Not far from the City, London counts among the numerous London boroughs, namely London boroughs, including Richmond which, although at first glance it may appear one quiet and charming town, is in effect one of the many districts of the capital. It is here, a few steps from the main attractions of the city, that under the weeping willows, yes rediscover the serenity of a walk along the Thames, breathing deeply the fresh and clean air typically sought after on trips out of town.
Famous for Sunday brunch, there are the Petersham Nurseries, where in addition to being able to buy a wide selection of gardening items, plants and furnishings for interiors in Provencal style, it is possible to access both a restaurant and a Tea House, both set within real enchanting greenhouses.
In particular, for those wishing a fleeting lunch, it is the latter to offer a rich brunch based on soups, quiches and sweet and savory dishes from the ingredients of typically English season but with multiethnic flavors, accompanying everything with a large choice of English teas. Inside these windows, heated by the sun and immersed in the plants and flowers, you can breathe a fairytale atmosphere. Crossing, then, huge expanses of grass, between dogs that chase each other and families in bicycle, you enter one of the most magical places in London. In fact, if you are in Richmond, a snack in the hills is a must, at Pembroke Lodge, villa Georgiana which also hosted Garibaldi and Charles Dickens and located in the heart of Richmond Park. In addition to being a perfect location for weddings, Pembroke Lodge offers the chance to relax with hot tea and scones, Scottish delicatessen, served with clotted cream and honey jam or Lemon Curd. The real wealth of this place, however, is the opportunity to be able to savor these culinary traditions on the Belvedere terrace, which in addition to guaranteeing a breathtaking view over the Thames Valley, offers one of the most spectacular sunsets in London.
You can return to the residential area of Richmond by crossing one of the areas more suggestive than Richmond Park, where it is possible among shrubs and bushes dyed red see squirrels and majestic deer, which, wandering freely around the park, can even approach a few meters away from the man, arousing an emotion unique and unforgettable for all nature lovers. The fauna and flora of the area, moreover, are decidedly varied, so much so that include some rare species. Part of the British Royal Parks, with its 9.55 square kilometers, Richmond is the largest urban park fenced in Europe.
Away from traffic and the chaotic city context, which not far away from offers a relaxing and rejuvenating experience, in a context enchanting and exciting in one of its most evocative villages.
15. St Pancras station
Can a place created for the movement of citizens by rail become a jewel architectural? This is what happened at St Pancras station. A dream becomes reality. In fact, if until the early 2000s St Pancras was a refuge for the homeless, today his identity is very different. The turning point of the station took place in 2007, when St Pancras, an international stopover, saw the realization of an important restoration of the hotel built inside the Renaissance. In addition to counting 5 stars, the property boasts an interior design enchanting thanks to the work already carried out in the nineteenth century by the architect George Gilbert Scott. Specializing in ecclesiastical structures, in fact, Scott designed the whole structure, idealizing it as a sort of secular cathedral: it is not surprising hence the majesty of this kind of stronghold with the typical architectural elements of the Gothic style.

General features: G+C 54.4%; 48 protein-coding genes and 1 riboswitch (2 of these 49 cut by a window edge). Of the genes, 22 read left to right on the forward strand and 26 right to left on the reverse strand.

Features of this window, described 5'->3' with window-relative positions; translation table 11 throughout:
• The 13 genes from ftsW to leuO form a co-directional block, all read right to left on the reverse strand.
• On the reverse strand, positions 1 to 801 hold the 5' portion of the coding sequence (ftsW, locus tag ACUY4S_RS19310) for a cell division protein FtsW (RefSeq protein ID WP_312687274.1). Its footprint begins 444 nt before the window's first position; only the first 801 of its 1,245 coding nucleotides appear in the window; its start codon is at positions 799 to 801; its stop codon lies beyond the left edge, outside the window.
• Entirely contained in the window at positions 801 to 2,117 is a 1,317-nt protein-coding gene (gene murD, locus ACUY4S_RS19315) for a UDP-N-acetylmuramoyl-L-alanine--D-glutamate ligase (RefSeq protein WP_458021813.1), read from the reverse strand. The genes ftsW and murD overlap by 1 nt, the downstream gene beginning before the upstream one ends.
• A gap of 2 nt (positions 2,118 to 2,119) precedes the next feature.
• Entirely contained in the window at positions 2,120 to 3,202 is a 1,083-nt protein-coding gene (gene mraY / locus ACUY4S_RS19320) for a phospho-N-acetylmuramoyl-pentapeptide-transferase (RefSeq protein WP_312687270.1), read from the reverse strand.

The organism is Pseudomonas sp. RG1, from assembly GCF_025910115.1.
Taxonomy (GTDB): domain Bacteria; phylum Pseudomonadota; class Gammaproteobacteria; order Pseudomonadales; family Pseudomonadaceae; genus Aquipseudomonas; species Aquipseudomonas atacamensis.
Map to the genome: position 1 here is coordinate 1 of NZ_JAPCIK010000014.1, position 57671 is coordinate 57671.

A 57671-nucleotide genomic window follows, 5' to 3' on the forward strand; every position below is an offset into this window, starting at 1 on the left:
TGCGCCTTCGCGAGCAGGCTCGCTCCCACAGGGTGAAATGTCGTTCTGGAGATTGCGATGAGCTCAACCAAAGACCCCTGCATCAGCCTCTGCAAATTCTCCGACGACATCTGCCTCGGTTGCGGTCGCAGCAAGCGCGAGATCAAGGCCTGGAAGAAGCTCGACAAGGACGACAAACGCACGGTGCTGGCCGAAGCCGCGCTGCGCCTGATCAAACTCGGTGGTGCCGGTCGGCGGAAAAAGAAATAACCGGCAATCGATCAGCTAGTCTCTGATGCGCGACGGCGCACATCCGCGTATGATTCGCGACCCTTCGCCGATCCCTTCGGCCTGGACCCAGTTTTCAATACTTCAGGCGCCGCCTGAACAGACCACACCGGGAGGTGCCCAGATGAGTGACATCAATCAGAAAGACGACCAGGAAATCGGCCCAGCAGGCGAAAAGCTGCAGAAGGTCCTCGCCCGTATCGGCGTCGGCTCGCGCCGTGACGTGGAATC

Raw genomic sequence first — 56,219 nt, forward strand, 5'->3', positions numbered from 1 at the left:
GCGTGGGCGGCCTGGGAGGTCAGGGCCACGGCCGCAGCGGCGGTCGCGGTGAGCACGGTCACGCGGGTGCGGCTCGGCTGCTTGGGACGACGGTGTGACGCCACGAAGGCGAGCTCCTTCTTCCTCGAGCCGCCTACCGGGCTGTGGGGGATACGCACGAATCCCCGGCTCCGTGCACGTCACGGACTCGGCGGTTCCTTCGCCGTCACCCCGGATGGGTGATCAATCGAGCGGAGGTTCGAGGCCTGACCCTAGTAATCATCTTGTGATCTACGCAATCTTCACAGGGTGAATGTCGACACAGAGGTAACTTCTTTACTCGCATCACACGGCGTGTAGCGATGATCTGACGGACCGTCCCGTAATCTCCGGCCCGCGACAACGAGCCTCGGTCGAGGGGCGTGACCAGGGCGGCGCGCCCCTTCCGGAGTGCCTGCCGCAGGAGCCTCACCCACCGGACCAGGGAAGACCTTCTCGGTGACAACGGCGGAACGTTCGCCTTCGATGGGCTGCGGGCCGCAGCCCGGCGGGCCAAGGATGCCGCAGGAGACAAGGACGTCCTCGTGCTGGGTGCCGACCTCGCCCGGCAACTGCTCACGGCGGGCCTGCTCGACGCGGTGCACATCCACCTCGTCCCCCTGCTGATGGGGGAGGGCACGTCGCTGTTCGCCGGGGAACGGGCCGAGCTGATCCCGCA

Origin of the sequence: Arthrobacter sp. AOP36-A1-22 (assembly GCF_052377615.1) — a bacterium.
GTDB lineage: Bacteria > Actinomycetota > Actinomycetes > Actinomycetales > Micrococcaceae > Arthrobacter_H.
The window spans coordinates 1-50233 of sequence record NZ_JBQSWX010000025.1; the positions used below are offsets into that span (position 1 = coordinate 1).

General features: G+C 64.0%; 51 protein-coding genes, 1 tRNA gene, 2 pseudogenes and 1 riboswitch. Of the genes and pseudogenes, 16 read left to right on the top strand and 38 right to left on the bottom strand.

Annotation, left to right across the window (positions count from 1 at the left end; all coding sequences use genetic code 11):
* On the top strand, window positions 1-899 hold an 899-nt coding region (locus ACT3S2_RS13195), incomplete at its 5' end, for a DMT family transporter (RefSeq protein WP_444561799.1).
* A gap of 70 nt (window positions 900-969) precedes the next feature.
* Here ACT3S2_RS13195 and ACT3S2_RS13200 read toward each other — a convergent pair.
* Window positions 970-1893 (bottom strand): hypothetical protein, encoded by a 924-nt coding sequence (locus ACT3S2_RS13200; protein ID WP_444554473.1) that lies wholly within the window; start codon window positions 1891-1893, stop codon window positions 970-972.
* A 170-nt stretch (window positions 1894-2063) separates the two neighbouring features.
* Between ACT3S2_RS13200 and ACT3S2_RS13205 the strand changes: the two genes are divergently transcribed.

Reaching the tracks, moreover, to camp on the many trains arriving and departing, is located the fascinating monument The Meeting Place, better known as the "Statue of lovers", created by Paul Day, while a little further on you can appreciate it a bronze tribute to Sir John Betjeman, the man who saved the station over the years Sixty. Moreover, in the nearby King's Cross airport, for those who love the cinema and fantasy literature, there is a completely new corner that pays homage to Harry Potter; here you can look for platform 9 and three quarters and queue up a bit to get there own photo while imitating the famous wizard and trying to leave for Hogwarts crossing the station wall.
16. Kew Royal Botanic Gardens
London is a multi-faceted city and someone who has been there at least once in their life he knows that the English capital is not only identified with hard work and pubs. There are many green corners that give the city a breath of fresh air. Between these include the Kew Botanical Gardens. Founded by Princess Augusta of Saxony- Gotha-Altenburg in the eighteenth century - now a UNESCO World Heritage Site - is a real own oasis for nature lovers. Once inside it is easy to get lost among the rare plants kept inside.
The gardens currently house some forty buildings, including many greenhouses (7 in all) with plants from all over the world: Africa, islands of the Indian Ocean, America and Asia. In addition to the beauty of the flora, visitors have the opportunity to even contemplate a Japanese pagoda up close or take a stroll in empty at 18 meters high, the so-called Treetop Walkway, to admire the picture gallery "Marianne North Gallery" with more than 800 paintings and finally to relax while admiring an innumerable series of statues and fountains, which make Kew Gardens a kind of heaven on earth.
17. Eel Pie Island